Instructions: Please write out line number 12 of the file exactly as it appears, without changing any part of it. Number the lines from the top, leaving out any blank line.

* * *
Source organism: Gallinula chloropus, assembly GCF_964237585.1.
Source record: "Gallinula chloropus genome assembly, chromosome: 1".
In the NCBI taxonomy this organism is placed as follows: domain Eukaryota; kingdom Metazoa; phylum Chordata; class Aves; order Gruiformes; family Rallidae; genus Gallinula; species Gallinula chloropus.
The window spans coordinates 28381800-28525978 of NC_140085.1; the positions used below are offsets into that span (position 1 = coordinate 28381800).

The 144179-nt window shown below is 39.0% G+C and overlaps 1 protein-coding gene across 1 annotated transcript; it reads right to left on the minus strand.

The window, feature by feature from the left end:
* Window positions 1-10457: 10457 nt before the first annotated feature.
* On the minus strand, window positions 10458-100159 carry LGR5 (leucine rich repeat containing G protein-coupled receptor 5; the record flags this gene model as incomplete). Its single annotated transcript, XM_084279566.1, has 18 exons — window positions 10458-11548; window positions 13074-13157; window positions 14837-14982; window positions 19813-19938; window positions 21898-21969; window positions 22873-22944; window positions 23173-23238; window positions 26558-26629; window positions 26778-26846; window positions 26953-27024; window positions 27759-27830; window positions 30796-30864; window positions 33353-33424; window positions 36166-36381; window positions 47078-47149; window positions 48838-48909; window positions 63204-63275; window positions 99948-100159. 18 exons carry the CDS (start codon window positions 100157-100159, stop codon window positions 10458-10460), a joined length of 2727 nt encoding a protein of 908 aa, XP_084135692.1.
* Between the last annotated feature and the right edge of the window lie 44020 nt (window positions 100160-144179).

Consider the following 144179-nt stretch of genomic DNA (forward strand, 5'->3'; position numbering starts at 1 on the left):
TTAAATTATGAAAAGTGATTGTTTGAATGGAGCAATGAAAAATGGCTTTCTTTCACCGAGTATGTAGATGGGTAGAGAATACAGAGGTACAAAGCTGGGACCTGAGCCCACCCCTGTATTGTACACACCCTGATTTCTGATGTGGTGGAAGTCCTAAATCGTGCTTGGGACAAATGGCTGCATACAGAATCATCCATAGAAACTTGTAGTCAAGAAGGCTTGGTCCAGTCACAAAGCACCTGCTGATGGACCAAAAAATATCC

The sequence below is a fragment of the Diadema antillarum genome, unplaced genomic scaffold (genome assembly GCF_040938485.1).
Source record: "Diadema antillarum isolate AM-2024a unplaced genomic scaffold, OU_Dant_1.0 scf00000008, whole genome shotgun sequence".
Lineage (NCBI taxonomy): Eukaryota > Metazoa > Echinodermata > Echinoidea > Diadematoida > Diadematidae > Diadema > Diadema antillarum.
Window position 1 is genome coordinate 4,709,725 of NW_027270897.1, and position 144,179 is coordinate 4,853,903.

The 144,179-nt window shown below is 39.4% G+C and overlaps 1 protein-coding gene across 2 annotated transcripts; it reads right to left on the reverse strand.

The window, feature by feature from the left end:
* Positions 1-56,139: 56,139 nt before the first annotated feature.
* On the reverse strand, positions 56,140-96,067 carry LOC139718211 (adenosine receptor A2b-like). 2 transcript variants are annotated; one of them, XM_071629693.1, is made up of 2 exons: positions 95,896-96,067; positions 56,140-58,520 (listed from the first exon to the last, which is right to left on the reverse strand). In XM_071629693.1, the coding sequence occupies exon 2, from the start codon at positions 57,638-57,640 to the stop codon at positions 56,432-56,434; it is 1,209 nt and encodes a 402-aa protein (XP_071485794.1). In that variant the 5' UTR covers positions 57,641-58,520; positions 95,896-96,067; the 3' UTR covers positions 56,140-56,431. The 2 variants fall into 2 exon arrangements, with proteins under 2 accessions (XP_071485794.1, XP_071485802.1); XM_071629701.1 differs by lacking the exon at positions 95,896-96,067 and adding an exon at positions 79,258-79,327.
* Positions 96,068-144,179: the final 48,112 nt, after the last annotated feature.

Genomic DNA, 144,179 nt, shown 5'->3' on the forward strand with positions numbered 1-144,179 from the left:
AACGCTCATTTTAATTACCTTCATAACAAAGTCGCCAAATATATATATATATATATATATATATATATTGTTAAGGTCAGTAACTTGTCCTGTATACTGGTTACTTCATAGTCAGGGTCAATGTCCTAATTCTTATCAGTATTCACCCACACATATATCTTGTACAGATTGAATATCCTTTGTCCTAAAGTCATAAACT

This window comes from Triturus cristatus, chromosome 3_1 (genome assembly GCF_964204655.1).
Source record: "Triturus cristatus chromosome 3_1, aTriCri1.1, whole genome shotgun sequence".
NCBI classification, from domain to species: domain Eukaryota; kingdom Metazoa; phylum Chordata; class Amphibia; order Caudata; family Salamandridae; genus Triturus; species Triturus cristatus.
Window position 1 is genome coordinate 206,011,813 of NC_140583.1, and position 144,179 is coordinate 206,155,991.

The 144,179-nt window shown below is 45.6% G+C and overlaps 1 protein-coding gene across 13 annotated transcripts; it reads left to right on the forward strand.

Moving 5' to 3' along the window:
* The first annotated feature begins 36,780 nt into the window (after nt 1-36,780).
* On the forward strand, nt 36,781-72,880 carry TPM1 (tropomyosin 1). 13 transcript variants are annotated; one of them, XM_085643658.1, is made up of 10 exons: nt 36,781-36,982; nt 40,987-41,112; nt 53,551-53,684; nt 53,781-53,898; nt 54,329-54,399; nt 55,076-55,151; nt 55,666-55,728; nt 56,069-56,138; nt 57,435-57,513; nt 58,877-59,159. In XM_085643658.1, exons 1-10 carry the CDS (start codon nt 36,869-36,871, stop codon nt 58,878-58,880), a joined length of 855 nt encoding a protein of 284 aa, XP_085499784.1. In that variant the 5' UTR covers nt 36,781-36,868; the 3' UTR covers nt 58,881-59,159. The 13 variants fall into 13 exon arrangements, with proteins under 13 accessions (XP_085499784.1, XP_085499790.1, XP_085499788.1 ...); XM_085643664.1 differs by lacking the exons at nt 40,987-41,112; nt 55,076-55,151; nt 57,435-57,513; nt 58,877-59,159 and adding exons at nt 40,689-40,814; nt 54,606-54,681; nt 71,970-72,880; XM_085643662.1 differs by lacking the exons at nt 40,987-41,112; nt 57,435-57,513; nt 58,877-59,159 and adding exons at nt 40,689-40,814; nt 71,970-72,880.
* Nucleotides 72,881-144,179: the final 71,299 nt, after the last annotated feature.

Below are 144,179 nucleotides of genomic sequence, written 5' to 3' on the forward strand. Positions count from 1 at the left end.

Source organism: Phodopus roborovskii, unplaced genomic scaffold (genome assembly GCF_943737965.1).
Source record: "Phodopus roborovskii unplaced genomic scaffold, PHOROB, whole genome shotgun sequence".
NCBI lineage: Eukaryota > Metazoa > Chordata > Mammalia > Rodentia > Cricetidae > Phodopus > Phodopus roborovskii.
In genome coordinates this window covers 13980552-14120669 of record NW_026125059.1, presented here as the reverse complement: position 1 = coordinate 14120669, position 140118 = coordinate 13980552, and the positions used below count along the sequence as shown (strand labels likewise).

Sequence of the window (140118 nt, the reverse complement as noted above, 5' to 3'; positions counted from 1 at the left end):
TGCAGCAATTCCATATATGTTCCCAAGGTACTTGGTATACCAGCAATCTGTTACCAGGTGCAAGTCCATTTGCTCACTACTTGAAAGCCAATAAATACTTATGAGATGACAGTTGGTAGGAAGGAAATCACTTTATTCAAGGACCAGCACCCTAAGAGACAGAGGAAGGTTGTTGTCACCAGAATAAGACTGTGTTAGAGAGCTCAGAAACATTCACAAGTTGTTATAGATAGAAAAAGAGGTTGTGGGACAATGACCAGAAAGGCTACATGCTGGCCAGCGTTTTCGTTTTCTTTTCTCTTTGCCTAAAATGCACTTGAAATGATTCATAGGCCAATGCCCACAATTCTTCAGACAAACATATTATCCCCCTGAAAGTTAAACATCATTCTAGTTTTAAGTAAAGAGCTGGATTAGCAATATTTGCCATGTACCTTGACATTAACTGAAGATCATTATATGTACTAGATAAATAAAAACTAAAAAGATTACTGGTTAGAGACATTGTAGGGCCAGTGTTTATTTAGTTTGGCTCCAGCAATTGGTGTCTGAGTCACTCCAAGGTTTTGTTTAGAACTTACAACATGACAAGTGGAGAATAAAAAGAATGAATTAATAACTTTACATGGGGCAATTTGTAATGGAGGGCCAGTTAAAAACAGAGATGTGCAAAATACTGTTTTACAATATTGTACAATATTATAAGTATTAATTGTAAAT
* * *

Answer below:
The sequence below is a fragment of the Diadema antillarum genome, unplaced genomic scaffold (genome assembly GCF_040938485.1).